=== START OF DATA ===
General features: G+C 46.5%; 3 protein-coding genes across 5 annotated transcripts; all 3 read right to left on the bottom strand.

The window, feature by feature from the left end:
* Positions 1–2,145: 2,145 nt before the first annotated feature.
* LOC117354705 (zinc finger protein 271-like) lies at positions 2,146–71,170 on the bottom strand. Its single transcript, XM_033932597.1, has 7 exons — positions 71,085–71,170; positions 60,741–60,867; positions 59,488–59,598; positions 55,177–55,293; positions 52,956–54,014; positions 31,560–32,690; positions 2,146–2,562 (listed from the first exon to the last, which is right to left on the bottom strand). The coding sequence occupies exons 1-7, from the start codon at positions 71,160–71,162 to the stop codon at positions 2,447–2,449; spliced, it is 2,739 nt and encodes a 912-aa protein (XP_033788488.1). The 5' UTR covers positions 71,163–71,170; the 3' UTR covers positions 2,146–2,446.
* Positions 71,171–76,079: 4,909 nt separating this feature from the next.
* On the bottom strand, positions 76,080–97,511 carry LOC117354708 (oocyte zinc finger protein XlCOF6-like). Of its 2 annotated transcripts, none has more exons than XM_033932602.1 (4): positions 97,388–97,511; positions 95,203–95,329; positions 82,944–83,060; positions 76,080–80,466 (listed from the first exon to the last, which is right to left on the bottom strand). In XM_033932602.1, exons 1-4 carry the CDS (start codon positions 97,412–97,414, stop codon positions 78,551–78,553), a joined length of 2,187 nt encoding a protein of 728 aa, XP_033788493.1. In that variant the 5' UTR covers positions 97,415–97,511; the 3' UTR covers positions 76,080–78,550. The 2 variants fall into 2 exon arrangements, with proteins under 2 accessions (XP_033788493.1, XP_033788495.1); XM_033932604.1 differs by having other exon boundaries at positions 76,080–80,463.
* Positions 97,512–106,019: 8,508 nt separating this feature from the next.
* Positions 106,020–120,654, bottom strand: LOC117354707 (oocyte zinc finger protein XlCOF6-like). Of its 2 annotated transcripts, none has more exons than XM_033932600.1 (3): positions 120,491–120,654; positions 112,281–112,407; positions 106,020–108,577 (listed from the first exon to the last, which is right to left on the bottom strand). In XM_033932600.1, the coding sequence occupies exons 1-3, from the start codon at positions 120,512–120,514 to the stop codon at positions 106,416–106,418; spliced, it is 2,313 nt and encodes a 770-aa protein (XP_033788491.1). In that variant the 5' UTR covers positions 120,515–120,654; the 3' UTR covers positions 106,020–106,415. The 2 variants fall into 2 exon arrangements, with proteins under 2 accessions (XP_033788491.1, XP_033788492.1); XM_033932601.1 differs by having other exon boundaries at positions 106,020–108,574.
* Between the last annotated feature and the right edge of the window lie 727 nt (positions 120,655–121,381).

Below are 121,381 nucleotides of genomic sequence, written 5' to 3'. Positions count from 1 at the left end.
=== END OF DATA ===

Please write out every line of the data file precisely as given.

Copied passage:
General features: G+C 46.5%; 3 protein-coding genes across 5 annotated transcripts; all 3 read right to left on the bottom strand.

The window, feature by feature from the left end:
* Positions 1–2,145: 2,145 nt before the first annotated feature.
* LOC117354705 (zinc finger protein 271-like) lies at positions 2,146–71,170 on the bottom strand. Its single transcript, XM_033932597.1, has 7 exons — positions 71,085–71,170; positions 60,741–60,867; positions 59,488–59,598; positions 55,177–55,293; positions 52,956–54,014; positions 31,560–32,690; positions 2,146–2,562 (listed from the first exon to the last, which is right to left on the bottom strand). The coding sequence occupies exons 1-7, from the start codon at positions 71,160–71,162 to the stop codon at positions 2,447–2,449; spliced, it is 2,739 nt and encodes a 912-aa protein (XP_033788488.1). The 5' UTR covers positions 71,163–71,170; the 3' UTR covers positions 2,146–2,446.
* Positions 71,171–76,079: 4,909 nt separating this feature from the next.
* On the bottom strand, positions 76,080–97,511 carry LOC117354708 (oocyte zinc finger protein XlCOF6-like). Of its 2 annotated transcripts, none has more exons than XM_033932602.1 (4): positions 97,388–97,511; positions 95,203–95,329; positions 82,944–83,060; positions 76,080–80,466 (listed from the first exon to the last, which is right to left on the bottom strand). In XM_033932602.1, exons 1-4 carry the CDS (start codon positions 97,412–97,414, stop codon positions 78,551–78,553), a joined length of 2,187 nt encoding a protein of 728 aa, XP_033788493.1. In that variant the 5' UTR covers positions 97,415–97,511; the 3' UTR covers positions 76,080–78,550. The 2 variants fall into 2 exon arrangements, with proteins under 2 accessions (XP_033788493.1, XP_033788495.1); XM_033932604.1 differs by having other exon boundaries at positions 76,080–80,463.
* Positions 97,512–106,019: 8,508 nt separating this feature from the next.
* Positions 106,020–120,654, bottom strand: LOC117354707 (oocyte zinc finger protein XlCOF6-like). Of its 2 annotated transcripts, none has more exons than XM_033932600.1 (3): positions 120,491–120,654; positions 112,281–112,407; positions 106,020–108,577 (listed from the first exon to the last, which is right to left on the bottom strand). In XM_033932600.1, the coding sequence occupies exons 1-3, from the start codon at positions 120,512–120,514 to the stop codon at positions 106,416–106,418; spliced, it is 2,313 nt and encodes a 770-aa protein (XP_033788491.1). In that variant the 5' UTR covers positions 120,515–120,654; the 3' UTR covers positions 106,020–106,415. The 2 variants fall into 2 exon arrangements, with proteins under 2 accessions (XP_033788491.1, XP_033788492.1); XM_033932601.1 differs by having other exon boundaries at positions 106,020–108,574.
* Between the last annotated feature and the right edge of the window lie 727 nt (positions 120,655–121,381).

Below are 121,381 nucleotides of genomic sequence, written 5' to 3'. Positions count from 1 at the left end.